real(real64) :: time(2), times, b
   character(len=12) :: tout
   integer :: i,j,ierr,amax
   integer(kind=8) :: cnt(2)

! check to see how many angles there are
      read(12,*,iostat=ierr) b
      if(ierr/=0) exit
   enddo !- 
   print '(a,i0,a)',"There are ",i," angles"
   amax = i

! allocate array

! rewind the file then read the angles into the array
   do i=1,amax
      read(12,*) angles(i)
   enddo !- i

! compute trig functions & time it
   times = 0.0_real64
   call system_clock(cnt(1)) ! <-- system_clock with an 8-bit INT can time to us
   do i=1,amax
      call CORDIC(angles(i), trigs(:,i), 40)
   enddo !- i
   call system_clock(cnt(2))
   times = times + (cnt(2) - cnt(1))

! write the angles to the file
   do i=1,amax
      do j=1,3
         if(trigs(j,i) > 1d100) then
            write(tout,'(a1)') 'n'
         elseif(abs(trigs(j,i)) > 1.0) then
            write(tout,'(f10.6)') trigs(j,i)
         elseif(abs(trigs(j,i)) < 0.1) then
            write(tout,'(f10.8)') trigs(j,i)
            write(tout,'(f9.7)') trigs(j,i)
         write(10,'(a)',advance='no') tout
      enddo !- j
      write(10,*)" "
   enddo !- i

   print *,"computation took",times/real(i,real64),"us per angle"
   close(10); close(12)
   !> @brief compute sine/cosine/tangent
   subroutine CORDIC(a,t,n)
     real(real64), intent(in) :: a
     real(real64), intent(inout) :: t(3)
     integer, intent(in) :: n
! local variables
     real(real64), parameter :: deg2rad = 1.745329252e-2
     real(real64), parameter :: angles(60) = &
       [ 7.8539816339744830962e-01_real64, 4.6364760900080611621e-01_real64, &
         2.4497866312686415417e-01_real64, 1.2435499454676143503e-01_real64, &
         6.2418809995957348474e-02_real64, 3.1239833430268276254e-02_real64, &
         1.5623728620476830803e-02_real64, 7.8123410601011112965e-03_real64, &
         3.9062301319669718276e-03_real64, 1.9531225164788186851e-03_real64, &
         9.7656218955931943040e-04_real64, 4.8828121119489827547e-04_real64, &
         2.4414062014936176402e-04_real64, 1.2207031189367020424e-04_real64, &
         6.1035156174208775022e-05_real64, 3.0517578115526096862e-05_real64, &
         1.5258789061315762107e-05_real64, 7.6293945311019702634e-06_real64, &
         3.8146972656064962829e-06_real64, 1.9073486328101870354e-06_real64, &
         9.5367431640596087942e-07_real64, 4.7683715820308885993e-07_real64, &
         2.3841857910155798249e-07_real64, 1.1920928955078068531e-07_real64, &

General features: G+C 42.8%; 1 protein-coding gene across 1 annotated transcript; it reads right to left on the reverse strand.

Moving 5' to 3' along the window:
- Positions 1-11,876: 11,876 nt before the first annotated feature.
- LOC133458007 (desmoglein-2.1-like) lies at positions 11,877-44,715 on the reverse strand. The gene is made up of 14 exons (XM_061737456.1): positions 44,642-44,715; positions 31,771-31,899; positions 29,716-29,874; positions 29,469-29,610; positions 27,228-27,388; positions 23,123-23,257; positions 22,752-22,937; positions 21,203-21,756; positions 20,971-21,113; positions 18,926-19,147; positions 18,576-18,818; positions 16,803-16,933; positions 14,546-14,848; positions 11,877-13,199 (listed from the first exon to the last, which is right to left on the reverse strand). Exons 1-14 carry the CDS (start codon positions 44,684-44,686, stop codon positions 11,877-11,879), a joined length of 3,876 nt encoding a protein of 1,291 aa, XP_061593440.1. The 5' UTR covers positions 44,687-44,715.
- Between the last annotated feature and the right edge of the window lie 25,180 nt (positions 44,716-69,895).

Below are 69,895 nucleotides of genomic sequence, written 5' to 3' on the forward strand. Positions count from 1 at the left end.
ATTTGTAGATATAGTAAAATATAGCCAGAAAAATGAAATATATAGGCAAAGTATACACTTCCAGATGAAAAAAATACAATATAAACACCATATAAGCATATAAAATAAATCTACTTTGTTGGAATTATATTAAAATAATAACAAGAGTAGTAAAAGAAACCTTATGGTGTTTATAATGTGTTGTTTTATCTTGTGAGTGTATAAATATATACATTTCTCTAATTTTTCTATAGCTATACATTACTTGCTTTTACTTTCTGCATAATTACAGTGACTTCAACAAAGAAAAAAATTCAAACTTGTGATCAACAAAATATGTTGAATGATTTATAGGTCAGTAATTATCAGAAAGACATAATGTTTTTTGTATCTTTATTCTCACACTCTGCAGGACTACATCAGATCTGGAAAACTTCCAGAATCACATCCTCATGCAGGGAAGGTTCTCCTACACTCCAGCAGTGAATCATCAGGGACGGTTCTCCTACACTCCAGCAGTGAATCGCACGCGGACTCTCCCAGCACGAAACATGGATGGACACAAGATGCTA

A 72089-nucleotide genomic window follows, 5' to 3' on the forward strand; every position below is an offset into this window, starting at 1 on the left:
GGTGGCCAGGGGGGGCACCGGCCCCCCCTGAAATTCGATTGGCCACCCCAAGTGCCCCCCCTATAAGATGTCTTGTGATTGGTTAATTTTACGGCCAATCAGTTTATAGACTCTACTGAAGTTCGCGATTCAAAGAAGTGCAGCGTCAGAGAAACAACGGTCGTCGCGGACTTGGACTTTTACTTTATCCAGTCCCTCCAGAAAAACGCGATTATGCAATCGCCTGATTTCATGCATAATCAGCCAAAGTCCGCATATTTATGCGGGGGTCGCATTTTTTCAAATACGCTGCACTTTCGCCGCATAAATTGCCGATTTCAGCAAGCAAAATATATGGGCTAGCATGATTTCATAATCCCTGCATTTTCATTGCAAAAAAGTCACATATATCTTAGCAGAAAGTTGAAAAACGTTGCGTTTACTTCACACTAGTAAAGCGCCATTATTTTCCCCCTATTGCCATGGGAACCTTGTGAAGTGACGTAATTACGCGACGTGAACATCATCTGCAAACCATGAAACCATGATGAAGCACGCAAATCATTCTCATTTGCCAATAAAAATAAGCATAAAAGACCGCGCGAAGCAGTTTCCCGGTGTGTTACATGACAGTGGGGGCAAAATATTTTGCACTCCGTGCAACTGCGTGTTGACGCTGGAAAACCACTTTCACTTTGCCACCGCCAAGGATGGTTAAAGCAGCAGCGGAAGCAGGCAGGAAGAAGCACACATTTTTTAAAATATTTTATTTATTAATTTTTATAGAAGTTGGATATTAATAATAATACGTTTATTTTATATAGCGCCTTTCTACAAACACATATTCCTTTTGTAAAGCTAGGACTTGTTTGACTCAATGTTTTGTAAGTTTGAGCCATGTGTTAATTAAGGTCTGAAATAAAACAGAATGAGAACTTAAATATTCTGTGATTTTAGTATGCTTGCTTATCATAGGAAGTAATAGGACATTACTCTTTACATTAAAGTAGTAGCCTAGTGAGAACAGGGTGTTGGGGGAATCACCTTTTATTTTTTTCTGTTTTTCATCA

5.9604644775390554414e-08_real64, 2.9802322387695303677e-08_real64, &
         1.4901161193847655147e-08_real64, 7.4505805969238279871e-09_real64, &
         3.7252902984619140453e-09_real64, 1.8626451492309570291e-09_real64, &
         9.3132257461547851536e-10_real64, 4.6566128730773925778e-10_real64, &
         2.3283064365386962890e-10_real64, 1.1641532182693481445e-10_real64, &
         5.8207660913467407226e-11_real64, 2.9103830456733703613e-11_real64, &
         1.4551915228366851807e-11_real64, 7.2759576141834259033e-12_real64, &
         3.6379788070917129517e-12_real64, 1.8189894035458564758e-12_real64, &
         9.0949470177292823792e-13_real64, 4.5474735088646411896e-13_real64, &
         2.2737367544323205948e-13_real64, 1.1368683772161602974e-13_real64, &
         5.6843418860808014870e-14_real64, 2.8421709430404007435e-14_real64, &
         1.4210854715202003717e-14_real64, 7.1054273576010018587e-15_real64, &
         3.5527136788005009294e-15_real64, 1.7763568394002504647e-15_real64, &
         8.8817841970012523234e-16_real64, 4.4408920985006261617e-16_real64, &
         2.2204460492503130808e-16_real64, 1.1102230246251565404e-16_real64, &
         5.5511151231257827021e-17_real64, 2.7755575615628913511e-17_real64, &
         1.3877787807814456755e-17_real64, 6.9388939039072283776e-18_real64, &
         3.4694469519536141888e-18_real64, 1.7347234759768070944e-18_real64]
     real(real64), parameter :: kvalues(33) = &
       [ 0.70710678118654752440e+00_real64, 0.63245553203367586640e+00_real64, &
         0.61357199107789634961e+00_real64, 0.60883391251775242102e+00_real64, &
         0.60764825625616820093e+00_real64, 0.60735177014129595905e+00_real64, &
         0.60727764409352599905e+00_real64, 0.60725911229889273006e+00_real64, &
         0.60725447933256232972e+00_real64, 0.60725332108987516334e+00_real64, &
         0.60725303152913433540e+00_real64, 0.60725295913894481363e+00_real64, &
         0.60725294104139716351e+00_real64, 0.60725293651701023413e+00_real64, &
         0.60725293538591350073e+00_real64, 0.60725293510313931731e+00_real64, &
         0.60725293503244577146e+00_real64, 0.60725293501477238499e+00_real64, &
         0.60725293501035403837e+00_real64, 0.60725293500924945172e+00_real64, &
         0.60725293500897330506e+00_real64, 0.60725293500890426839e+00_real64, &
         0.60725293500888700922e+00_real64, 0.60725293500888269443e+00_real64, &
         0.60725293500888161574e+00_real64, 0.60725293500888134606e+00_real64, &
         0.60725293500888127864e+00_real64, 0.60725293500888126179e+00_real64, &
         0.60725293500888125757e+00_real64, 0.60725293500888125652e+00_real64, &
         0.60725293500888125626e+00_real64, 0.60725293500888125619e+00_real64, &
         0.60725293500888125617e+00_real64 ]
    real(real64) :: beta, c, c2, factor, poweroftwo, s
    real(real64) :: s2, sigma, sign_factor, theta, angle
    integer :: j

! scale to radians
    beta = a*deg2rad
! ensure angle is shifted to appropriate range
    call angleShift(beta, -PI, theta)
! check for signs
    if( theta < -half*PI) then
       theta = theta + PI
       sign_factor = -1.0_real64
    else if( half*PI < theta) then
       theta = theta - PI
       sign_factor = -1.0_real64
       sign_factor = +1.0_real64

! set up some initializations...    
    c = 1.0_real64
    s = 0.0_real64